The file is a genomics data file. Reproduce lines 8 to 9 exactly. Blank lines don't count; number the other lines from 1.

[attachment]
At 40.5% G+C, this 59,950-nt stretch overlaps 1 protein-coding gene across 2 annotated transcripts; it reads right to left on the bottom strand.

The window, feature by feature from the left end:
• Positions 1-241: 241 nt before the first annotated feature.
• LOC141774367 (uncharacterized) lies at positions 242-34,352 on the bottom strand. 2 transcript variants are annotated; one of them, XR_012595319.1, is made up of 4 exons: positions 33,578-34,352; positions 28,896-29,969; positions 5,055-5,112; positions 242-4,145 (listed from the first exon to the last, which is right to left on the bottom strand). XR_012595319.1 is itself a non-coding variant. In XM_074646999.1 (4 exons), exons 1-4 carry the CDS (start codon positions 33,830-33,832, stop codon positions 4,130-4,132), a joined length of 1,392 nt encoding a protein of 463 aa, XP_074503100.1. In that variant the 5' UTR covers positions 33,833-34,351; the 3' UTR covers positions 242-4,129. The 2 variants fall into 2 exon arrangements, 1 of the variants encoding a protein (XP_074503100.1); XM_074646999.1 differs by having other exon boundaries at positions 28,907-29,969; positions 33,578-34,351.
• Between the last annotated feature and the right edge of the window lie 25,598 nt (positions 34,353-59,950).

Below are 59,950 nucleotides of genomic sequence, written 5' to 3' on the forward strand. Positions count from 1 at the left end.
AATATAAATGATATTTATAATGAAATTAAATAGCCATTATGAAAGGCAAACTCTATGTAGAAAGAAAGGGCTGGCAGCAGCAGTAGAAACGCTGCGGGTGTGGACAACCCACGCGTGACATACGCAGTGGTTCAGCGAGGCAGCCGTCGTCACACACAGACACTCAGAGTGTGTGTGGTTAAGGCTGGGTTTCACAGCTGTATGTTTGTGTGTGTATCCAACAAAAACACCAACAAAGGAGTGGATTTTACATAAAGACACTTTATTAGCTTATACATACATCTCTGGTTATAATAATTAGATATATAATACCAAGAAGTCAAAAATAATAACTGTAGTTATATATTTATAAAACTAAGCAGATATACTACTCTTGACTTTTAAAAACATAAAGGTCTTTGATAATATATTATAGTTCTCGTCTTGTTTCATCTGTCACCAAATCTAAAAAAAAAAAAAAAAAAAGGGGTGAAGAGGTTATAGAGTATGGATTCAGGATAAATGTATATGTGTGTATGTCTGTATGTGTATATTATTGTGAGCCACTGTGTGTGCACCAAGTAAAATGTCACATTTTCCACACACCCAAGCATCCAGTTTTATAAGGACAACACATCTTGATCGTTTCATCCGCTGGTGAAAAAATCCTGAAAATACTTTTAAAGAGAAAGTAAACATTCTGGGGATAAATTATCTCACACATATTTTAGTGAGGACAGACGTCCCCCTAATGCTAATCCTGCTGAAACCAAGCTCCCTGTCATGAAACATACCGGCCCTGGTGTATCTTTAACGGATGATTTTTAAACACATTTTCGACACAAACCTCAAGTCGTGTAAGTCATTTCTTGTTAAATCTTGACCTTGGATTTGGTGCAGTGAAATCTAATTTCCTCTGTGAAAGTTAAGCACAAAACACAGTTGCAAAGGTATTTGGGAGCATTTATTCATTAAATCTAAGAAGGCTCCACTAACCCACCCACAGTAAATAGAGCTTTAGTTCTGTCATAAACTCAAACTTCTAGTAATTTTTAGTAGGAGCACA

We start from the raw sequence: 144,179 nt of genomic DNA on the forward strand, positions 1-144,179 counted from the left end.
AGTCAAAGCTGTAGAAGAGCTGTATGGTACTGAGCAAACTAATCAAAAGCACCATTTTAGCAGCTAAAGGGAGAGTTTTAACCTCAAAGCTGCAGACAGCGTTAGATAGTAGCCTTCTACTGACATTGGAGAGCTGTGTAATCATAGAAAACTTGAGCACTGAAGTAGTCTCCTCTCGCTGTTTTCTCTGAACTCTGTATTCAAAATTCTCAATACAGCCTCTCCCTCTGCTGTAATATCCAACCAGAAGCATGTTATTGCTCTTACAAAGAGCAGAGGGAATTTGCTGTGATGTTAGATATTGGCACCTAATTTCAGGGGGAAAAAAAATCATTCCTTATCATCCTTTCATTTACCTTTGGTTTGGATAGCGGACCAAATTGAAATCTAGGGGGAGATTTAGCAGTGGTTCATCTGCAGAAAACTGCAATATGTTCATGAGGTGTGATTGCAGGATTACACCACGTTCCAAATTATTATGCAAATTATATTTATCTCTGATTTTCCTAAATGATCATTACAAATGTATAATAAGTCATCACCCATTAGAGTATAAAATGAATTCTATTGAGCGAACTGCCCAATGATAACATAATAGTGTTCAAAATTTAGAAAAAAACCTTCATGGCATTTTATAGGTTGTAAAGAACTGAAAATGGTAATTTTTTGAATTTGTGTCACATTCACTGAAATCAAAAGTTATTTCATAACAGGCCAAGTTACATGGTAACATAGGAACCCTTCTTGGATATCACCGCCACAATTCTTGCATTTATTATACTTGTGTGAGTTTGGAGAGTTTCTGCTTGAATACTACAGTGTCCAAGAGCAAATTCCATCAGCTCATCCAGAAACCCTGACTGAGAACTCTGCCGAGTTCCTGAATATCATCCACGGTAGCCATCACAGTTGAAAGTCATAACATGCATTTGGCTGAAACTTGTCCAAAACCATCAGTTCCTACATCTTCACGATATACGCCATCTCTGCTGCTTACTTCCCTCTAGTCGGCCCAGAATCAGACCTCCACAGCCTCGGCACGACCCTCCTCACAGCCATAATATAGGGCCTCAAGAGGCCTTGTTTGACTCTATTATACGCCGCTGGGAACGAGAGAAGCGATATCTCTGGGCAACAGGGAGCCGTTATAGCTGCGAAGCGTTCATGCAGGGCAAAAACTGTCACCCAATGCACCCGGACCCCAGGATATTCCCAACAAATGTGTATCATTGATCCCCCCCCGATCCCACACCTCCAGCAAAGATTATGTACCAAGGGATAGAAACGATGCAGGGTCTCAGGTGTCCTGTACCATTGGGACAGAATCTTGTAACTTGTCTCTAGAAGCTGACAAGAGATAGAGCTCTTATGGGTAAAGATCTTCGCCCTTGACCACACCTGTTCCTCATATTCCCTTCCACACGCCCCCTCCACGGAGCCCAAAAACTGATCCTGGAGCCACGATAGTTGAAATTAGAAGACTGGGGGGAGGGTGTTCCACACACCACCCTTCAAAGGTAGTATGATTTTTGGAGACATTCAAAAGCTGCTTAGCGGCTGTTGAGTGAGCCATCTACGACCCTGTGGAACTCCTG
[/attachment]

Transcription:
We start from the raw sequence: 144,179 nt of genomic DNA on the forward strand, positions 1-144,179 counted from the left end.
AGTCAAAGCTGTAGAAGAGCTGTATGGTACTGAGCAAACTAATCAAAAGCACCATTTTAGCAGCTAAAGGGAGAGTTTTAACCTCAAAGCTGCAGACAGCGTTAGATAGTAGCCTTCTACTGACATTGGAGAGCTGTGTAATCATAGAAAACTTGAGCACTGAAGTAGTCTCCTCTCGCTGTTTTCTCTGAACTCTGTATTCAAAATTCTCAATACAGCCTCTCCCTCTGCTGTAATATCCAACCAGAAGCATGTTATTGCTCTTACAAAGAGCAGAGGGAATTTGCTGTGATGTTAGATATTGGCACCTAATTTCAGGGGGAAAAAAAATCATTCCTTATCATCCTTTCATTTACCTTTGGTTTGGATAGCGGACCAAATTGAAATCTAGGGGGAGATTTAGCAGTGGTTCATCTGCAGAAAACTGCAATATGTTCATGAGGTGTGATTGCAGGATTACACCACGTTCCAAATTATTATGCAAATTATATTTATCTCTGATTTTCCTAAATGATCATTACAAATGTATAATAAGTCATCACCCATTAGAGTATAAAATGAATTCTATTGAGCGAACTGCCCAATGATAACATAATAGTGTTCAAAATTTAGAAAAAAACCTTCATGGCATTTTATAGGTTGTAAAGAACTGAAAATGGTAATTTTTTGAATTTGTGTCACATTCACTGAAATCAAAAGTTATTTCATAACAGGCCAAGTTACATGGTAACATAGGAACCCTTCTTGGATATCACCGCCACAATTCTTGCATTTATTATACTTGTGTGAGTTTGGAGAGTTTCTGCTTGAATACTACAGTGTCCAAGAGCAAATTCCATCAGCTCATCCAGAAACCCTGACTGAGAACTCTGCCGAGTTCCTGAATATCATCCACGGTAGCCATCACAGTTGAAAGTCATAACATGCATTTGGCTGAAACTTGTCCAAAACCATCAGTTCCTACATCTTCACGATATACGCCATCTCTGCTGCTTACTTCCCTCTAGTCGGCCCAGAATCAGACCTCCACAGCCTCGGCACGACCCTCCTCACAGCCATAATATAGGGCCTCAAGAGGCCTTGTTTGACTCTATTATACGCCGCTGGGAACGAGAGAAGCGATATCTCTGGGCAACAGGGAGCCGTTATAGCTGCGAAGCGTTCATGCAGGGCAAAAACTGTCACCCAATGCACCCGGACCCCAGGATATTCCCAACAAATGTGTATCATTGATCCCCCCCCGATCCCACACCTCCAGCAAAGATTATGTACCAAGGGATAGAAACGATGCAGGGTCTCAGGTGTCCTGTACCATTGGGACAGAATCTTGTAACTTGTCTCTAGAAGCTGACAAGAGATAGAGCTCTTATGGGTAAAGATCTTCGCCCTTGACCACACCTGTTCCTCATATTCCCTTCCACACGCCCCCTCCACGGAGCCCAAAAACTGATCCTGGAGCCACGATAGTTGAAATTAGAAGACTGGGGGGAGGGTGTTCCACACACCACCCTTCAAAGGTAGTATGATTTTTGGAGACATTCAAAAGCTGCTTAGCGGCTGTTGAGTGAGCCATCTACGACCCTGTGGAACTCCTG